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Cape Breton U goes carbon-neutral with its own wind farm

The university will be able to produce enough sustainable electricity to completely offset its carbon dioxide emissions.

By SHARON ASCHAIEK | FEB 03 2016
The wind turbines rise up behind Donnie MacIsaac, director of facilities management at CBU, and president David Wheeler. Photo courtesy of Cape Breton University.
The wind turbines rise up behind Donnie MacIsaac, director of facilities management at CBU, and president David Wheeler. Photo courtesy of Cape Breton University.

Change is in the air at Cape Breton University as the school embarks on what it claims is a North American – and possibly a global – first for a university: opening its own wind farm.

By building a three-turbine, 5.4-megawatt wind farm on its campus, the Nova Scotia institution will be able to produce enough sustainable electricity to completely offset its carbon dioxide emissions. This renewable energy will be fed into the provincial power grid, which will reduce the need for Nova Scotia Power to burn coal for electricity. It will also generate revenue for the university through a provincial government program designed to promote community-based renewable energy projects.

“This allows us to claim carbon neutrality, and that is significant for CBU because of our commitment to sustainability,” says David Wheeler, president of CBU. “It’s nice for CBU to be able to take the lead in this area.”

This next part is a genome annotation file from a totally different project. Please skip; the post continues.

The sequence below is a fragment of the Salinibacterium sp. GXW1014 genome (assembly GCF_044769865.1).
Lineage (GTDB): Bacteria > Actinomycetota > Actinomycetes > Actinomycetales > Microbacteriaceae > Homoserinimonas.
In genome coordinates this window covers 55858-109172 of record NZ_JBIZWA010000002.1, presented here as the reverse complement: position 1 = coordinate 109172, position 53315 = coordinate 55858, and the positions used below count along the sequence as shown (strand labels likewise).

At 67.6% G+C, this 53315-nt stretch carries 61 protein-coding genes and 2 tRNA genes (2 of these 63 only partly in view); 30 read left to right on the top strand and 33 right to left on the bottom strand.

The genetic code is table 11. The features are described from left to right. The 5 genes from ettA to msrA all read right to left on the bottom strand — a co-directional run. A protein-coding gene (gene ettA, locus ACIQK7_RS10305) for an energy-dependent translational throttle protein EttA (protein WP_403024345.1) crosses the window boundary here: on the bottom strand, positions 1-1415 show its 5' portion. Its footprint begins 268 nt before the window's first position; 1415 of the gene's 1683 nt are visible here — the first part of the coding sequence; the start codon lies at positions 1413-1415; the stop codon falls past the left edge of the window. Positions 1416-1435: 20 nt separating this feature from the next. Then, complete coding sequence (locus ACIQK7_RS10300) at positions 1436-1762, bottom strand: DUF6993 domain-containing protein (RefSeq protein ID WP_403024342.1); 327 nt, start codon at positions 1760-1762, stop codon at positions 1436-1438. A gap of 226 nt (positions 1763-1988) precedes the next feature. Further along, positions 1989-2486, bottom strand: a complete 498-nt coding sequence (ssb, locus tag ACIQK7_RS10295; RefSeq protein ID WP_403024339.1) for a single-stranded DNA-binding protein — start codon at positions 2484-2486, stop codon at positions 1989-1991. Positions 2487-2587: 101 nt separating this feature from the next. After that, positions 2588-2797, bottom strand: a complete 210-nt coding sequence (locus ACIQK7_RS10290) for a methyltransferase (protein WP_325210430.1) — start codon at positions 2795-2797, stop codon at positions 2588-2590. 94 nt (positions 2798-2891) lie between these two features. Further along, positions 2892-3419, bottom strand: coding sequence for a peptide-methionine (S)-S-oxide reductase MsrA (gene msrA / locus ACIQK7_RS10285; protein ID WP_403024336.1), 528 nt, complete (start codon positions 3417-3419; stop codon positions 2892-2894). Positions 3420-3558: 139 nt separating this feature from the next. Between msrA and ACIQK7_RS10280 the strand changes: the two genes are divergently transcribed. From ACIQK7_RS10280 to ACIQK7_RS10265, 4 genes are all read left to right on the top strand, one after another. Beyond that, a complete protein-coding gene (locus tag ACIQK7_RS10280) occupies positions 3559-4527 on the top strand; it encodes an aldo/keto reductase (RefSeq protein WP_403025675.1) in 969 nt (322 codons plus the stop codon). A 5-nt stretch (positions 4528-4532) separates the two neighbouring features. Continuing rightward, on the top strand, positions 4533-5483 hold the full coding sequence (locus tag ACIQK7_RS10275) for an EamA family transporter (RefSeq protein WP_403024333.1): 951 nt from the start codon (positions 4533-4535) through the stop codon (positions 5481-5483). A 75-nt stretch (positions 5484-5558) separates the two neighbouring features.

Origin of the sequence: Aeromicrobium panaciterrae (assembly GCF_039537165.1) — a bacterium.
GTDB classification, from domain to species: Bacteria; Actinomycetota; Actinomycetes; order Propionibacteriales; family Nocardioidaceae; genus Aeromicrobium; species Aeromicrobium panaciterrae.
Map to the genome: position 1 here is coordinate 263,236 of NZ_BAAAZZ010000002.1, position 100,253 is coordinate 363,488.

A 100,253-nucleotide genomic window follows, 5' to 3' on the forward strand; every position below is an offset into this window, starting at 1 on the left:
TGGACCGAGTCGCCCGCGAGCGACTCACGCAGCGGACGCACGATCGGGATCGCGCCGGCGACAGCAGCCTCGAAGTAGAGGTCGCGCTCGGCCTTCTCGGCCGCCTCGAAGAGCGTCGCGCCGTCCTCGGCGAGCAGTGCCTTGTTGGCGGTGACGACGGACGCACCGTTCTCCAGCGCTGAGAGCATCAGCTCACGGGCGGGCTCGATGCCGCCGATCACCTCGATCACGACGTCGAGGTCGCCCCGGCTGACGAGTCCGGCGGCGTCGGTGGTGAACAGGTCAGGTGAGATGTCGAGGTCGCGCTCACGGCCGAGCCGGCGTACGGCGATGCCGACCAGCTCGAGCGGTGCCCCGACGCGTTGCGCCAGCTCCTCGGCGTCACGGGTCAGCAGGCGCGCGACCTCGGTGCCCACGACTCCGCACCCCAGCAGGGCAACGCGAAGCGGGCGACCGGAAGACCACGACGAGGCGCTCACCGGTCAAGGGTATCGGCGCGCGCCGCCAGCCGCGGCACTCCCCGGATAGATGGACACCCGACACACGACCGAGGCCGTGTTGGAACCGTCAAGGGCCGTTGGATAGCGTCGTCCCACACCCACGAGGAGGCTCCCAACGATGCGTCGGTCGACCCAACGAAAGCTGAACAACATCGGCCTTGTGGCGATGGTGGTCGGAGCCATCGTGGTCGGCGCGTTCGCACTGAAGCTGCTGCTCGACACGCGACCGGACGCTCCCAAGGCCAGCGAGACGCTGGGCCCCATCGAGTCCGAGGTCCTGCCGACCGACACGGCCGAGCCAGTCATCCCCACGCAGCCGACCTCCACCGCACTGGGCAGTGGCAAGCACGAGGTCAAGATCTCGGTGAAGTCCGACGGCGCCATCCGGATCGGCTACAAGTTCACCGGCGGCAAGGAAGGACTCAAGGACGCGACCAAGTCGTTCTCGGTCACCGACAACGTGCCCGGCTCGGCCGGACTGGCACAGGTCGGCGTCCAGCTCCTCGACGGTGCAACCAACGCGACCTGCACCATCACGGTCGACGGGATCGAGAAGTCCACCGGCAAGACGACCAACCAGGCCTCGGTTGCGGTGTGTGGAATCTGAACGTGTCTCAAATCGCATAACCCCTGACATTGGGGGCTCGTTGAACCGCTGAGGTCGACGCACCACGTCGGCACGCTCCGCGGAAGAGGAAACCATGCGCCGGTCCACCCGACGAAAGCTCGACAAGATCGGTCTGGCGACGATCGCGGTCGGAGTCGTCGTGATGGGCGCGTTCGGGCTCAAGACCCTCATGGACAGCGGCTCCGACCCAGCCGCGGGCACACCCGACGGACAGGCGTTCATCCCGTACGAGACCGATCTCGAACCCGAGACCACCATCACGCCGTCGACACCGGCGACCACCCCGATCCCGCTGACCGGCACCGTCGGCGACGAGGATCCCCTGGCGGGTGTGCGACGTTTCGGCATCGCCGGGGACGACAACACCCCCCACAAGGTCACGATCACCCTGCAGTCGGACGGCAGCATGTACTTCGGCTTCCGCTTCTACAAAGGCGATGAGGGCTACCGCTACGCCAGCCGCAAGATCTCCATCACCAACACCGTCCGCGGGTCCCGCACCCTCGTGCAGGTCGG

The idea for the facility was prompted by the province’s introduction in 2010 of a community feed-in tariff program, which pays a guaranteed premium rate per kilowatt-hour for energy fed into its electricity system by small-scale, green-energy producers. During its 20-year contract with the province, the university will receive 13.1 cents per kilowatt hour for electricity it produces, which will generate about $2.1 million in annual revenue.

Each year, the wind farm will generate about 16,200 MWh of electricity, which equals a savings of 15,000 tonnes of CO2 emissions. CBU’s annual carbon output from all of its energy sources totals about 8,000 tonnes. Being developed in partnership with Halifax-based renewable energy development firm Natural Forces Technologies, the $17.6 million facility was scheduled to be up and running in mid-January.

The project is a part of a broader effort by CBU to embrace sustainability, both in how it operates, and in the programming it offers. Working with energy efficiency advisor Efficiency Nova Scotia, the university has introduced more energy efficient lighting, ventilation and water treatment systems, low-emissivity ceilings, and campus-wide sub-metering of energy usage. Combined, these measures have led to annual energy savings of more than 1,400 MWh. In addition, CBU is home to the Verschuren Centre for Sustainability in Energy and the Environment, which provides companies with clean technology R&D services. The university also offers eight academic programs focusing on areas such as sustainability, energy efficiency and natural resource management.

“This project demonstrates the role universities can play in advocating for a more sustainable world,” Dr. Wheeler says. “There is every reason to encourage universities around the world to take on similar projects.”

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